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Vauxhall Grandland X long-term test review

The Grandland X is the largest SUV that Vauxhall makes and the sister car to the Peugeot 3008. Is it just as likeable and practical as its French sibling?

Words By John Bradshaw

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Vauxhall Grandland X
  • The car Vauxhall Grandland X Elite Nav 1.2 130 Turbo S/S
  • Run by John Bradshaw, chief photographer
  • Why it’s here To see if Vauxhall’s late entry to the SUV market is worth considering over accomplished rivals such as the Skoda Karoq and Peugeot 3008
  • Needs to Be cheap to run, provide smooth transport on long journeys and have enough space inside for the family’s clutter and all the camera gear

Price Β£26,660 Price as tested Β£28,490 Miles covered 12,800 Official fuel economy 52.3mpg Test economy 37.2mpg Options Wireless phone charging (Β£160), heated windshield (Β£100), fixed panoramic sunroof (Β£695), spare wheel (Β£110), Winter Pack 2 (Β£200), two-coat metallic paint (Β£565)


3 August 2018 – safety technology: a help or hindrance?

As one of the longest-serving members of the What Car? team, I think it’s safe to say that I’ve probably run more long-term test cars than anyone else at the magazine. It’s one of the real highlights of my job, and even though friends and family often ask questions like, β€œdon’t you get fed up of having to move from car to car”, the honest answer is no – I genuinely never get bored of it. Not only do my long-termers allow me to keep up to date with new models and breakthrough segments within the industry (the family SUV class that the Grandland X occupies, for example, didn’t exist twenty years ago), but they also give me early access to new technology.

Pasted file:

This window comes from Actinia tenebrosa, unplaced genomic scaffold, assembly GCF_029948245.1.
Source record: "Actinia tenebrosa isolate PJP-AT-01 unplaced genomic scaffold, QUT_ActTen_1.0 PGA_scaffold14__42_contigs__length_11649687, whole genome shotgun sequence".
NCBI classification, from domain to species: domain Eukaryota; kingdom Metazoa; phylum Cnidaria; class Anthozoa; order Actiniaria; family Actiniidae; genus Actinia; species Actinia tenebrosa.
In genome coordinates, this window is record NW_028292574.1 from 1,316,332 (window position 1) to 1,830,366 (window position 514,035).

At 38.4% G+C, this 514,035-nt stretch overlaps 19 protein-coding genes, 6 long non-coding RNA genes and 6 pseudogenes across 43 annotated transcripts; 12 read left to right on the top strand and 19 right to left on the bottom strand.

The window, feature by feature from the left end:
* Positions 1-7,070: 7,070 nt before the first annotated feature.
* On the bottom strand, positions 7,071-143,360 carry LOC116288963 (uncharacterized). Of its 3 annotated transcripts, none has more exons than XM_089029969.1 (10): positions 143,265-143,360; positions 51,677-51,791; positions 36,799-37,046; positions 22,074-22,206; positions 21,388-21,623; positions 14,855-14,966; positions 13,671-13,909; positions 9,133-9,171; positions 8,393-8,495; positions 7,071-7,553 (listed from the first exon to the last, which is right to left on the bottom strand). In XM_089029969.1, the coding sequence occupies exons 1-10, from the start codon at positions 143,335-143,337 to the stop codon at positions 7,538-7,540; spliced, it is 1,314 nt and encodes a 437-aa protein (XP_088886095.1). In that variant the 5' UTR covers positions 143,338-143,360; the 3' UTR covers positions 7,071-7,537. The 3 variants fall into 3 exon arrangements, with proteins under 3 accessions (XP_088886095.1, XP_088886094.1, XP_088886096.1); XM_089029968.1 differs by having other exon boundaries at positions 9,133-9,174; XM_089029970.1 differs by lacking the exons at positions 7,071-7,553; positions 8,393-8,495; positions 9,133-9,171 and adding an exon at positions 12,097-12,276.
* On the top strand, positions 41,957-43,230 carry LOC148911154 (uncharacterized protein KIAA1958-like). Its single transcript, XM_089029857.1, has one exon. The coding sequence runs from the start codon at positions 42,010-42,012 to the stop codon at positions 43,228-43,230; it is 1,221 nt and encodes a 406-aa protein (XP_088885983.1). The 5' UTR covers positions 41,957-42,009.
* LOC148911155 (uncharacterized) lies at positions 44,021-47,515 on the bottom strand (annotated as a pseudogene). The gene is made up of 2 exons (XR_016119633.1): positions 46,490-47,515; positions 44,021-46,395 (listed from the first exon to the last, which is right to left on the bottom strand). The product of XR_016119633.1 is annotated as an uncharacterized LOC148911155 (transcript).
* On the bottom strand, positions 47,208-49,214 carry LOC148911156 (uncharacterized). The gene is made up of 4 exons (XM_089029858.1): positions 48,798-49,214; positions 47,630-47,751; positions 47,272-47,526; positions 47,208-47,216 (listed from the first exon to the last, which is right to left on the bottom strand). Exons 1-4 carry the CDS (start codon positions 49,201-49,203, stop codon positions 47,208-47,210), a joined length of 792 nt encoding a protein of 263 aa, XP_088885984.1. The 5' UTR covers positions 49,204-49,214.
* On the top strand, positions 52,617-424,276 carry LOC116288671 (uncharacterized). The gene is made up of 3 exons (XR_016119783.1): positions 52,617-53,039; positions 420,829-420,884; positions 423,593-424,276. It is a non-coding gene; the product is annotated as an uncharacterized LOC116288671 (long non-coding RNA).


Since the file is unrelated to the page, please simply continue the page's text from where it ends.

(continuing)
Indeed, from the Tesla Model S to the hydrogen-powered Hyundai ix35 Fuel Cell, I love getting to grips with new tech – especially if it makes life behind the wheel more enjoyable. And yet I don’t particularly like the modern batch of safety tech such as lane-departure warning and automatic emergency braking. You know, the systems that β€˜help’ you from either drifting too close to the white lines or from ramming into the rear of a slowing car in front.

In theory, they make a lot of sense – forget airbags and crumple zones, the best way to remain safe is to avoid a crash in the first place. But in reality, I just feel like they’re a distraction. The Grandland X comes as standard with traffic sign recognition, lane-departure warning, forward collision warning and automatic emergency braking. And while this does enable it to score a full five stars on Euro NCAP's safety tests, I always turn them off as soon as I get behind the wheel.

Now, that might sound a little reckless, but, I figure, if you’re struggling to remain in your lane to the extent that you need to rely on intervention from the car, you probably shouldn’t be driving in the first place. And the same goes for the blindspot monitor. I just feel it promotes sloppy driving. Performing β€˜lifesaver’ checks, indicating early and double-checking your mirrors will always be safer than relying on a little orange dot blinking away at you.

Having said all of this, I appreciate that these systems are a massive plus for safety-conscious families, so I thought it was worth pointing out that the Grandland X Elite Nav does indeed get them as standard. Talking of which, I’ve just discovered a number of clever little standard features that have made Grandland X ownership all that more enjoyable. More on that next time.

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